Amid a heated back-and-forth over Paige Patterson’s invitation to speak at a Florida church, the former Southern Baptist Convention leader’s supporters and opponents seem to agree on at least one thing: The #MeToo movement is changing the way some Baptists evaluate who is eligible for public ministry.
After Patterson was announced last month as a speaker at Fellowship Church’s Great Commission Weekend, fellow Southern Baptists and survivor advocates urged leaders to take him off the lineup in light of his 2018 termination from Southwestern Baptist Theological Seminary and allegations he mishandled students’ sexual abuse reports at multiple SBC seminaries. Last week, SBC president J. D. Greear waded into the discussion, urging churches to consider Patterson’s past before inviting him to speak.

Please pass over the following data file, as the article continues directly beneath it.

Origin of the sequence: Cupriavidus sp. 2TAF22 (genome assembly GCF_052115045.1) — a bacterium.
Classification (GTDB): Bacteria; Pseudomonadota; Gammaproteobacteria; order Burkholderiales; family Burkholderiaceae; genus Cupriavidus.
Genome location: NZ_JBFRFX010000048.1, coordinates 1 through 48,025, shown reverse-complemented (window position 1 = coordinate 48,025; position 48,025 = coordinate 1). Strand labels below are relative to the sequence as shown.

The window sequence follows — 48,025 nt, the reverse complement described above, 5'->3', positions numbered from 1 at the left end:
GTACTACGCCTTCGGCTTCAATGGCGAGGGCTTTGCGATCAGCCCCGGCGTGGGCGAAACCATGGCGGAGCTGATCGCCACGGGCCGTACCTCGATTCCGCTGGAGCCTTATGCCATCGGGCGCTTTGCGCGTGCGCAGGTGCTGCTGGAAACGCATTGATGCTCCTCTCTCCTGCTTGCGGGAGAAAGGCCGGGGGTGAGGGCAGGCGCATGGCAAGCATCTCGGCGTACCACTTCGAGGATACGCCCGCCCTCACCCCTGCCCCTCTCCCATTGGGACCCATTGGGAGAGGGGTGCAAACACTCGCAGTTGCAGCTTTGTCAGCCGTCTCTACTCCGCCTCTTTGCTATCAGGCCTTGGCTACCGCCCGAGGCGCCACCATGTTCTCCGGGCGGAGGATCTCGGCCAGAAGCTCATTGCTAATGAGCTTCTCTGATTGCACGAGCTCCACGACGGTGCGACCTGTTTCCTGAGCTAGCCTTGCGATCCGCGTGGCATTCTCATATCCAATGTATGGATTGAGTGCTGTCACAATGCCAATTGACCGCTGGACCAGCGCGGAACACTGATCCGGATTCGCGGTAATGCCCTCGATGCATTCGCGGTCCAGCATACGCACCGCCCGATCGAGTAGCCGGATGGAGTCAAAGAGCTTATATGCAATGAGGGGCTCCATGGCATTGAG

Yet, Paige Patterson and his wife, Dorothy, remain top-billed for next weekend’s event. Timothy Pigg, pastor of Fellowship Church, told CT the church has received dozens of emails and phone calls about Patterson. The congregation’s social media traffic has increased approximately tenfold since announcing Patterson as a conference speaker, and its local newspaper, the Naples Daily News, reported on criticism of the church.
Two leaders with the Florida Baptist Convention were scheduled to speak at the conference but have withdrawn. Approximately 150–200 people are expected to attend. Sexual abuse victims’ advocate Susan Codone tweeted a request that people contact the church and ask it to withdraw Patterson’s invitation because “the #SBC and the many harmed by the Pattersons deserve better.”
Among Southern Baptists, adultery and divorce used to be the only sins thought to disqualify a person from public ministry, said Barry Hankins, a Baylor University historian who has written extensively on the SBC. But now, mishandling abuse may be joining the list.